Saturday, June 6, 2015

Meet 'the better angels' of our narrative

     As I look back over the 150th anniversary of Stoneman's Raid, here are some of my favorite personalities who brightened the pages of The Stoneman Gazette.
     I sought every perspective I could find, and those we have here represent slaves and presidents, preachers and teachers, journalists and journalers, generals and privates, fiddlers and flatpickers, pacifists and hawks. 
     Even if you don’t care about the Civil War in general or Stoneman’s Raid in particular, I bet you will enjoy these tales.

ALFRED 'UNCLE TEEN' BLACKBURN at age 106
Hamptonville NC
North Carolina’s last living Confederate veteran was born as a slave and owed his freedom to a war he lost. And boy did he exercise his freedom, walking 150,000 miles on the job and living almost 110 years. Because we published his story on April Fool's Day, some thought it was a joke or a myth, but I wouldn't have run it if I didn't think it was all true, mostly.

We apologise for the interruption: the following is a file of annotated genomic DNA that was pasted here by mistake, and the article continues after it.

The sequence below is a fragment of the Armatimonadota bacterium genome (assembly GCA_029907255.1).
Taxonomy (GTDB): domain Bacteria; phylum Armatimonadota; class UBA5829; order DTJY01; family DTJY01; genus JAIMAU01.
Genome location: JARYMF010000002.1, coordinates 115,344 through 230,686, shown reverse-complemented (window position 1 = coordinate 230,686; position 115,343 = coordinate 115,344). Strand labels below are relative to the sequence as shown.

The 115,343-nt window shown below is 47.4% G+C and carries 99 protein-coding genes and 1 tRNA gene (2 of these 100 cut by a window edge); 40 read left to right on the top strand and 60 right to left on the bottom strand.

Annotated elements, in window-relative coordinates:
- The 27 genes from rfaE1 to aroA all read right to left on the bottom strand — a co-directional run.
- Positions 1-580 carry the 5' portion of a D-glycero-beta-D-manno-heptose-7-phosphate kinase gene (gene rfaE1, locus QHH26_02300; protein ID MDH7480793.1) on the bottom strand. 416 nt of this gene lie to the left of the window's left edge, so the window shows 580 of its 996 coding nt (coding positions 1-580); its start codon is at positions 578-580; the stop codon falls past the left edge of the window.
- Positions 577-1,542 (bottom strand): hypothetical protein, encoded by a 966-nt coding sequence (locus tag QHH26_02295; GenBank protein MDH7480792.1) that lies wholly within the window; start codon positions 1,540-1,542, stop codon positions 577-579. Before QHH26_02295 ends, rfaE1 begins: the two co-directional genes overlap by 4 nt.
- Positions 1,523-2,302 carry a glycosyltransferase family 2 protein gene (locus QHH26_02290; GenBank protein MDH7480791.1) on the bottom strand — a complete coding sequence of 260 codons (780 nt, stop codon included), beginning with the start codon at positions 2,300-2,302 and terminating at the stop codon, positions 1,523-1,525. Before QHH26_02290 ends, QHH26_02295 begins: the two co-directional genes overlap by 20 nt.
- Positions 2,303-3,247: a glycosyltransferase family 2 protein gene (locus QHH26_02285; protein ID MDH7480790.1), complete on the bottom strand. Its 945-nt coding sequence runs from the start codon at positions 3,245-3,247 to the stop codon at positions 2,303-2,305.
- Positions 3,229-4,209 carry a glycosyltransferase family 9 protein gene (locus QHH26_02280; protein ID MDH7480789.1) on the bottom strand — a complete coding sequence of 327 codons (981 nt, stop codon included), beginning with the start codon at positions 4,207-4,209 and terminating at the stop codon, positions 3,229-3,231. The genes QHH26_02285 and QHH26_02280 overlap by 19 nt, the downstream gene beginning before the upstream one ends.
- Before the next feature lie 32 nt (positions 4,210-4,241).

GOV. WILLIAM GANNAWAY BROWNLOW
Knoxville TN
Before he became governor of Tennessee, “the Fighting Parson” was a firebrand publisher who skewered the Confederacy in a federally funded newspaper called the Rebel Ventilator. If you have ink in your blood and remember when newspapering was fun (or if you are a fellow Methodist) you'll enjoy his story.
ENG & CHANG BUNKER
Mount Airy NC
The original Siamese Twins probably went into hiding when Stoneman’s Raid came through Mount Airy, the iconic little town where they raised 21 children and owned 30 slaves. But what if they got into one of their occasional arguments and one of them betrayed the other? Mark Twain was amused by the possibilities, and according to one account, so was Gen. Stoneman.